Many will remember the Los Angeles demonstrations that broke out after the 1992 acquittal of police officers for the beating of Rodney King. In Ferguson, there were the 2014 demonstrations following a long list of fatal shootings.
Trayvon Martin was shot by police in 2012. Mike Brown was in 2014. Tamir Rice was also shot in 2014 and then there was the death by asphyxiation of Eric Garner at the hands of the NYPD that same year. There was also the death in custody of Sandra Bland in 2015.
There are more complete lists here and here. But, these lists don’t include missing and murdered Indigenous women and children in Turtle Island, cold cases and near misses, which are whole other stories.
These lists also don’t include racial profiling in other instances, such as police disproportionately targeting black, brown and Indigenous Americans for “driving while black”, stop and search and so on.
So, what about the idea of the police being here to help the people?
Society likes to tell itself stories about the police. Most people are familiar with the story of the father of the modern UK police Robert Peel and his friendly bobbies.
Peel himself stated, “The police are the public and the public are the police.” But, this is a myth, in my point of view.
There’s the idea of police forces being fundamentally democratic institutions, established to serve the public, to protect and promote public safety, and to uphold and enforce the law for the people.
This is a narrative that’s reinforced and continues to dominate narratives about policing both historically and in the present.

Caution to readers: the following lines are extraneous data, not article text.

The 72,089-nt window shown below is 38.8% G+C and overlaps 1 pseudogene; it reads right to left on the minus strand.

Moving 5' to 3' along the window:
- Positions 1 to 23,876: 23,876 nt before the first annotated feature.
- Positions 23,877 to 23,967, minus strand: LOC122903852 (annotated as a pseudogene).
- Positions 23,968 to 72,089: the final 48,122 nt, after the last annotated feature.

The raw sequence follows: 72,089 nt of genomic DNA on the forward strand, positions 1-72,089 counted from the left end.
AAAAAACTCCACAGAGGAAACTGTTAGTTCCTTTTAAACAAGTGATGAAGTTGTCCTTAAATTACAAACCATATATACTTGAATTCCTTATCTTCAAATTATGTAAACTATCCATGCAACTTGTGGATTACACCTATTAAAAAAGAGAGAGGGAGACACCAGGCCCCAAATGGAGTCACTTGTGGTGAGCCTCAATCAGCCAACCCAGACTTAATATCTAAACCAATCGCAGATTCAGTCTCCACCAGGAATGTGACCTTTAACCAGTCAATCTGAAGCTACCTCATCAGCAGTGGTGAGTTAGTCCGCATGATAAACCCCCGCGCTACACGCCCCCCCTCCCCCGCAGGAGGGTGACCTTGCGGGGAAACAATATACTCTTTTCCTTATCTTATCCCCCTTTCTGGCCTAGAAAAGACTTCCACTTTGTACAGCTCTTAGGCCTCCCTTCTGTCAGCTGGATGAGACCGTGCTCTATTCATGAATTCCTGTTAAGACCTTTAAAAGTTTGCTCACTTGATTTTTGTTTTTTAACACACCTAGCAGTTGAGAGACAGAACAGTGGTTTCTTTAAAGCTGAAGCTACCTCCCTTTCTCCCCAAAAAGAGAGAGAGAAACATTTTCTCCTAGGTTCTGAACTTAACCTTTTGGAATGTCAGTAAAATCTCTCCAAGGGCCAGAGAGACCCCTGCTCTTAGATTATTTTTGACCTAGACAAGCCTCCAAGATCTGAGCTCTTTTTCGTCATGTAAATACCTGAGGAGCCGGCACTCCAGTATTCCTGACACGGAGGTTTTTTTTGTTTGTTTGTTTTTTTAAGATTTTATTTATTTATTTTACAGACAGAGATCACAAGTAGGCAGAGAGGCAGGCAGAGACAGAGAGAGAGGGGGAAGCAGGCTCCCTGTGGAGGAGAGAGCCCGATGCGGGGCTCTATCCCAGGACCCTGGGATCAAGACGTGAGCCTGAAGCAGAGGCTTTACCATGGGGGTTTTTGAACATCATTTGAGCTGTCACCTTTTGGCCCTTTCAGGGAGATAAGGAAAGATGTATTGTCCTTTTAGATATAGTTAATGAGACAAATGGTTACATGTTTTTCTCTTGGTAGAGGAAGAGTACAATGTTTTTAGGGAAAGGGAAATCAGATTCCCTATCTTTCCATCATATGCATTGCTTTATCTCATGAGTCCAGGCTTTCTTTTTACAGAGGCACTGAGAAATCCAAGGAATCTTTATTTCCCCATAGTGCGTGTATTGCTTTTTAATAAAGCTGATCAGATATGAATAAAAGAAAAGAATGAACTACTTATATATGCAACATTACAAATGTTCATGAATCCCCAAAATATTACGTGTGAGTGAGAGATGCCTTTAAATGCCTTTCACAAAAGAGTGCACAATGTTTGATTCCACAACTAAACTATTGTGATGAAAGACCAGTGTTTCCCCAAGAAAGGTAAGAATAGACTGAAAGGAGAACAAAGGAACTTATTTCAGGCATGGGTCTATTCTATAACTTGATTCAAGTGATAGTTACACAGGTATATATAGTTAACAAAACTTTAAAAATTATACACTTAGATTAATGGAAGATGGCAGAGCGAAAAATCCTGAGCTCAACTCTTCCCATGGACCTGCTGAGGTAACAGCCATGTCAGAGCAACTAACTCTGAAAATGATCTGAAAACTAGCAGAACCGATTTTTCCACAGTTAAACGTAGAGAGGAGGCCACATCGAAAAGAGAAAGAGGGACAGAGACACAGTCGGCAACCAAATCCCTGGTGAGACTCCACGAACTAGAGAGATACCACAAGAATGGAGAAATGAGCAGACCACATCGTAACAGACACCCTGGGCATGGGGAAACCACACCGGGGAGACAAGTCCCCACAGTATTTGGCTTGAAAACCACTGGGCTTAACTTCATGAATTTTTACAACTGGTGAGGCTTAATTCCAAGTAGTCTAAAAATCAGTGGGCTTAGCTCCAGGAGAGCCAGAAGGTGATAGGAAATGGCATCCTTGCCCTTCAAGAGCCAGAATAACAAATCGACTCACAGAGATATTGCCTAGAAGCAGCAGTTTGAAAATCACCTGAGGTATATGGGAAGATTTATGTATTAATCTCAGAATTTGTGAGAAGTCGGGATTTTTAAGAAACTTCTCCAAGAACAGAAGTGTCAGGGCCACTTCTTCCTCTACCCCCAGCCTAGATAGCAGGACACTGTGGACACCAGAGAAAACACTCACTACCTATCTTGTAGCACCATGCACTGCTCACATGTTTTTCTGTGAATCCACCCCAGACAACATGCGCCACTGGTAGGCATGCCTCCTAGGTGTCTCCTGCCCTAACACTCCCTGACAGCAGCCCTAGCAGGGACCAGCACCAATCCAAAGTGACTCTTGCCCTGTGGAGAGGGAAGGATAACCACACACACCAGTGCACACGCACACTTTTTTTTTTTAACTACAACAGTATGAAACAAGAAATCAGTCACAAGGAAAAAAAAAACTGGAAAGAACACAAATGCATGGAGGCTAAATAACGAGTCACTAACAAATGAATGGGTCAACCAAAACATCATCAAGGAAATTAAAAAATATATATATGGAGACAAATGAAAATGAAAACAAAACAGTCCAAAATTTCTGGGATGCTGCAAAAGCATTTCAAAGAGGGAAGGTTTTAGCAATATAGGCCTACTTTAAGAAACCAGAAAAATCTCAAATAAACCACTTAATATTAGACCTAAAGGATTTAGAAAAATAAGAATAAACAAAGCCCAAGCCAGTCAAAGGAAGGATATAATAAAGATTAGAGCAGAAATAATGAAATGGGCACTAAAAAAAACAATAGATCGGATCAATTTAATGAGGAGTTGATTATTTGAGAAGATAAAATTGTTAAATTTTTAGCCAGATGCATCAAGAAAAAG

You’ve also researched policing in the UK and have found links to the Transatlantic slave trade.
Over the thirty years before the establishment of the Metropolitan police in London, a private police force known as the Thames River Police was established at Wapping on the banks of the River Thames.
Though often neglected in policing history, the Thames River Police was a significant forerunner to Sir Robert Peel’s modern police.
The Thames River Police were funded almost entirely by the West India Committee: a political lobbying collective consisting of plantation owners with proprietorial interests in the sugar and slave industries in the Caribbean.
Moreover, unlike the Peelian bobbies and their concern for public safety, the Thames River Police were founded on a preventive logic.
In other words, by investing 1,000 pounds in the employment of a private security force, the West India merchants and planters would see a significant minimisation in cargo losses from opportunistic theft: estimated at 500,000 pounds.
In spite of these links between the early police and the slave industries, it’s remarkable how seldom imperialism and settler colonialism feature in academic commentary on policing.